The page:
The local field potential (LFP), the low-frequency part of the extracellularly recorded electric potential, is a signal commonly used to study the activity of neural populations. However, it is not clear how local the ‘local’ field potential in fact is, i.e., how large the populations are which contribute to the signal at a given point [1]. The spatial range of LFP will naturally depend on the spatial range of correlations in the neuronal dynamics, which may be different in different frequency bands. However, we expect that also the inherent low-pass filtering in the neuronal cables, which stems from the properties of the cable equation [2], will contribute to the frequency dependence of the spatial range of the LFP.

To investigate how dendritic filtering affects the spatial range of different frequency components of the LFP we simulated a population of morphologically reconstructed neurons homogeneously distributed within a disc of radius R = 1mm (Figure 1A). The cells were driven by noise input of varying degree of correlation. We calculated the LFP at the center of the disc. We defined the reach of the LFP as radius r <R such that the cells located closer than r account for 95% of the power of the LFP. We found that for some combinations of neuron morphology, stimulation pattern, and degree of correlation, the reach of the high-frequency (> 100 Hz) components can be even four times smaller than the reach of the low-frequency (< 50 Hz) components (Figure 1B).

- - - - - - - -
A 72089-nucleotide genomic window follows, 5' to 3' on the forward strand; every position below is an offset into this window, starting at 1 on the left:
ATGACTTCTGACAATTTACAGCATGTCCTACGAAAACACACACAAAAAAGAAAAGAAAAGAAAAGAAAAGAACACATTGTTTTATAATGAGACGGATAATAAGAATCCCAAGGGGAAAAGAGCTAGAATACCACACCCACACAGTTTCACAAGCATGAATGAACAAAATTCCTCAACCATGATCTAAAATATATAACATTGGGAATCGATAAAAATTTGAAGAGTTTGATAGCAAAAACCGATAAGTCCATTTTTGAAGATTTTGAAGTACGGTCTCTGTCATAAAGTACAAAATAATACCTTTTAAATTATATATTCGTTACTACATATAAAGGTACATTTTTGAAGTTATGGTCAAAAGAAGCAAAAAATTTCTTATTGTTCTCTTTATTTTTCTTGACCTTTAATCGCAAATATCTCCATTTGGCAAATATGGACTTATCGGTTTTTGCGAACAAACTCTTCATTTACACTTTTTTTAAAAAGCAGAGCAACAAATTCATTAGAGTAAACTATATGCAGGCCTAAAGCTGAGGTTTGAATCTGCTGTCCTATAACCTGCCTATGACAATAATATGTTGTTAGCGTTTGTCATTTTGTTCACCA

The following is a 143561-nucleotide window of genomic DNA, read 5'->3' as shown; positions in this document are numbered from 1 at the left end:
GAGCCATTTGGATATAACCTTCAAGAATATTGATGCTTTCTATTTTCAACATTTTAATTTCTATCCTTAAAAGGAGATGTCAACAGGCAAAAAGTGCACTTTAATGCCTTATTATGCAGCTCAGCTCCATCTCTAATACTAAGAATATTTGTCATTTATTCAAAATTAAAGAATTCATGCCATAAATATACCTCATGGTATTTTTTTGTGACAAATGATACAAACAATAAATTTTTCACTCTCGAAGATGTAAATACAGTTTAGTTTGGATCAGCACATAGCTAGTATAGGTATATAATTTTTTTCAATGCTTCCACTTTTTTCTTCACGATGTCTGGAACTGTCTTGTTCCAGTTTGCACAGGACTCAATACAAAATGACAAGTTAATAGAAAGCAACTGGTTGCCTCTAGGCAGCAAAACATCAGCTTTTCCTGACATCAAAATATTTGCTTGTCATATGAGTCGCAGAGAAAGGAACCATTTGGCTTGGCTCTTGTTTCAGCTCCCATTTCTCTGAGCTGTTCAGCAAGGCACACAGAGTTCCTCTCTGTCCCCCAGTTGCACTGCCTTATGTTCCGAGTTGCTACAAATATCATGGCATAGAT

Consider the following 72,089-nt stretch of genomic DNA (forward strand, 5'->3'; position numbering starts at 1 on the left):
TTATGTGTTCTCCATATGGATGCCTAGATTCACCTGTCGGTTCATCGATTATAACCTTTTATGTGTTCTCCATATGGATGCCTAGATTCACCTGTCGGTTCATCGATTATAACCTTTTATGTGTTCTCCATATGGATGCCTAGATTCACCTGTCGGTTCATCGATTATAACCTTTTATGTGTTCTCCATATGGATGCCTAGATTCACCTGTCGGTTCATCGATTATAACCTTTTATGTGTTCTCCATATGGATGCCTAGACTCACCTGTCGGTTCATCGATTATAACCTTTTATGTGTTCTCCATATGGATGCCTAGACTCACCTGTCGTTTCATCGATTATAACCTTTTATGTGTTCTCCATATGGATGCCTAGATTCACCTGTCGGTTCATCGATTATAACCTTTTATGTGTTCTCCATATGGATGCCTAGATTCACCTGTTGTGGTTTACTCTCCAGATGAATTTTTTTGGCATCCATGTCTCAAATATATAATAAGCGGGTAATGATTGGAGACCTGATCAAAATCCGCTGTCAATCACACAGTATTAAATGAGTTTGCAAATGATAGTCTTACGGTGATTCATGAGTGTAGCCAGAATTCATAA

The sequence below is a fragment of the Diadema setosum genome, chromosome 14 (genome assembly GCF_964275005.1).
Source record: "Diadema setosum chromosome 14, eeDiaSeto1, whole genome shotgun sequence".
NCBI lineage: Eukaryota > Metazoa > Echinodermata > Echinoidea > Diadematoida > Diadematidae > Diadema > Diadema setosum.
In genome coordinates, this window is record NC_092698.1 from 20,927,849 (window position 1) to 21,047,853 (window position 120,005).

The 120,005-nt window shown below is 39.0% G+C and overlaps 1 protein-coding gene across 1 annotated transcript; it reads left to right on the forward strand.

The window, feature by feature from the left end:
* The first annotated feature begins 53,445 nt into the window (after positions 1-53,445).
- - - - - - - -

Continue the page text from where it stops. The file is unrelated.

Figure 1
figure 1

A. Model setup, r (reach) and R defined in text. B. The reach r as a function of LFP frequency for a population of layer 5 pyramidal neurons stimulated basally. The input correlation is 10% (each pair of neurons shares on average 10% of synaptic currents), LFP measured at the soma level.

The explanation of the effect is the following: consider a neuron stimulated with a sinusoidal input current (frequency f) at one point in the dendritic tree. The distribution of the return currents depends on f, with typically more local return currents for large f, see [3]. Therefore the ‘critical distance’, where the dipole approximation of the LFP becomes valid, decreases with f. We derived a simplified population model that accounts for the frequency dependence of the ‘critical distance’. The model can be studied analytically and explains the frequency dependence of the LFP reach for both uncorrelated and correlated synaptic input.